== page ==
3. Sports help kids develop in so many ways. They learn more life lessons through 5 years in sports than the average kid may learn in 20 years of living. But though they are advanced for their age, they are still young. Kids are still kids and they have problems processing emotions or grasping complex concepts. On occasion I have had to remind coaches that they might see highly trained gymnasts, but all that talent and skill is housed inside a young child. As a parent, you know that they might be advanced, but they are still your child. They will need opportunity to express themselves like children do. It may take time, or when puberty hits, it may take patience on your part, but give them the space to be kids. That is what they need for healthy development.

 The last category is called “Parent’s Wake Up Call”

  1. Your job description may include counselor, driver, and cook; but it also includes manager. Kids in sport are usually pressed for time. Because of the demands of their training they learn how to manage their time to fit school work and sleep into their schedule. There will be times when you will have to oversee their schedule. Watch that they do get enough sleep, enough kid time, and enough time to just hang out with the Fam. On meet weekends you will need to budget travel time to be able to travel, eat, and still be there for warm ups. You may need to have them study in the car, or eat dinner on the way to the gym until they start to develop their skills of time management.
  2. Your job description will also include the title of Angel Investor. Being a sport parent requires not only the investment of your time, but it requires a financial commitment as well. It may require being creative to find ways to cover expenses, for example, we have scholarship opportunities for work-study programs at Gymfinity. I have had parents sign up for cleaning duties after practice not because they need the financial break, though some do, but because they want to show their athlete that there is a value to their training. I have a lot of respect for that decision. It’s humbling. It may also be hard to have to make tough decisions on when to spend money and when to not spend. It may feel like you are being too tough, but every family has different circumstances. Again, for us, family is a priority. We don’t want to put parents in a position to have to short change one child to pay for another.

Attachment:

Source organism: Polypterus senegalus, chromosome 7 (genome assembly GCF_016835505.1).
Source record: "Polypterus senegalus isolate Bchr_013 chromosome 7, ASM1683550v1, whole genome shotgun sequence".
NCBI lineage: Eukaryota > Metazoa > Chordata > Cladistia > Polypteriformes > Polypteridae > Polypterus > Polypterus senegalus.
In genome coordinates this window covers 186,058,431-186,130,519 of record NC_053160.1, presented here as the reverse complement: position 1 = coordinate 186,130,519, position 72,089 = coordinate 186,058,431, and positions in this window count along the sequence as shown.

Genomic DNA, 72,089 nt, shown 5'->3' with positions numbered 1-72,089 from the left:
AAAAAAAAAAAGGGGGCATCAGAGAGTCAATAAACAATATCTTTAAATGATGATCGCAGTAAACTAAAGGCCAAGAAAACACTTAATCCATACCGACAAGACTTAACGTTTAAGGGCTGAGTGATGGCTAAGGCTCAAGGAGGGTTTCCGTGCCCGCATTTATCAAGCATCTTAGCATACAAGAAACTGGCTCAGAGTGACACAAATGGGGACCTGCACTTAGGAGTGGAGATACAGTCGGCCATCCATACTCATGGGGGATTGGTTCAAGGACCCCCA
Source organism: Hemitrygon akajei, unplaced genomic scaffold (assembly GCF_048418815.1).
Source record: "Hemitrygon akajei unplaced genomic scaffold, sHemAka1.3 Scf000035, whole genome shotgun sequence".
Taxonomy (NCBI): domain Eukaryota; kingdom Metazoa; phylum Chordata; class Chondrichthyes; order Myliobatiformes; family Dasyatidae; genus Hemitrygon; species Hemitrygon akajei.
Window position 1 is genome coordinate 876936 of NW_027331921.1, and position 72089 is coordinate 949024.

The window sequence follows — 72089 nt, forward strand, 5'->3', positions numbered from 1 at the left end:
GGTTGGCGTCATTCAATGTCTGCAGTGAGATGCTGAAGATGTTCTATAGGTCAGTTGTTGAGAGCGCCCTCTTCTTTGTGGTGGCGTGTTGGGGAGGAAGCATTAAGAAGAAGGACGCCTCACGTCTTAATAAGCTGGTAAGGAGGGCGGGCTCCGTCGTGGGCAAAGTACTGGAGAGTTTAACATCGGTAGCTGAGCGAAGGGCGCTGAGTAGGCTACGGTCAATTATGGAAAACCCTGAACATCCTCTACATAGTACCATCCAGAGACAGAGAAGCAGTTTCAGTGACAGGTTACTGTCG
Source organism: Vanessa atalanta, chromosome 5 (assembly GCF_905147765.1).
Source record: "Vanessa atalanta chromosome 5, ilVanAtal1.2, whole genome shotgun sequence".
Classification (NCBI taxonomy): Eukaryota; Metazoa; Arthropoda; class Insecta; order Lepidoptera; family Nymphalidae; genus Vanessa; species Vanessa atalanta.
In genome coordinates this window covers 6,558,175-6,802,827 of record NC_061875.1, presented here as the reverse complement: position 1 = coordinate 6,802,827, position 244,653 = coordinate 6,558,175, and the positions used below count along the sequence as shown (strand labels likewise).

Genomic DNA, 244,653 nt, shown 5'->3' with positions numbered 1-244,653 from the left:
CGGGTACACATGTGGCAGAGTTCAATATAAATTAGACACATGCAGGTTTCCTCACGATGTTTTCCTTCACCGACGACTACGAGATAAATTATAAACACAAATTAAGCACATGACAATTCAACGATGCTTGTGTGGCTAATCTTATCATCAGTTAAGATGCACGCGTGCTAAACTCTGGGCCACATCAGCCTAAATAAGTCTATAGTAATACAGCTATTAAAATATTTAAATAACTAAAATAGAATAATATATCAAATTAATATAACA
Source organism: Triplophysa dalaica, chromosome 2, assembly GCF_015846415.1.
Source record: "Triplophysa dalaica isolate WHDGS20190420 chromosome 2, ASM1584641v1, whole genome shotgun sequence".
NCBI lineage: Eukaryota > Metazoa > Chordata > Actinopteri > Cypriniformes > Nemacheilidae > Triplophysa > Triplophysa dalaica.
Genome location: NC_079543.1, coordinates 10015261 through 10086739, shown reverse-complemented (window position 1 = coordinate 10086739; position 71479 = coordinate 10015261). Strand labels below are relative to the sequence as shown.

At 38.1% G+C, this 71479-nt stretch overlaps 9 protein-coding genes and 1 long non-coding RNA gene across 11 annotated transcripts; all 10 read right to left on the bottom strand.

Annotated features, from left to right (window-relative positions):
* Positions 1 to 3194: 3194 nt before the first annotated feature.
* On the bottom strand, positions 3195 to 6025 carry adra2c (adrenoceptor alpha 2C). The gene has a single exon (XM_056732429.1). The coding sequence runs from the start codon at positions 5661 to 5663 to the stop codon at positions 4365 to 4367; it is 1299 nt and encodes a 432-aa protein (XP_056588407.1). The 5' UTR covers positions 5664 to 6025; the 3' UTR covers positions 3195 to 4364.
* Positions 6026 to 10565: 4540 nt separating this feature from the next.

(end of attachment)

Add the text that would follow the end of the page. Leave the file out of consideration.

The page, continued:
In any case, we know that parenting an athlete can be different than you may have thought it would be. Yes, there are some great times, some memories are never forgotten. There may be times when it is stressful to see the sacrifices of time, money, or social events. Worse yet, sometime all the sacrifice doesn’t pay off, maybe she falls off the beam, or falls on her vault. It could happen, but remember that sometimes you win, and sometimes you learn.

02
Nov
17

Things I bet you never thought about when your kids got into sports (Part 1)

 Many is the morning when a parent wakes up and has to drive their athlete/child to a meet out of town. They think to themselves “Why did I let her do gymnastics?” Then they get up, get dressed and chauffeur the gymnast to the meet. Ah…. parenting is hard work.

So why do they do it? Some get their kids into sports to learn skills, to exceed how good they, the parent, was at a sport, or to just have a constructive fitness activity. Some are looking for social development or the affective development of winning humbly and losing graciously. Whatever the reason, sports gives us way more for our kids than we anticipate. Read any of my other posts to see how much I believe in the benefit of sport.

Gymfinity Gymnastics

For Gymnastics moms, coffee is a must.

But there is another side of the coin. There are considerations that we may not have thought of when our kids got involved in gymnastics, or other sports. Here are a few considerations that we must have as sports parents. As a parent and a coach for over 30 years, I have included a few bits of advice for free. You’re welcome.

In the category of “Keep Your Perspective Mom”: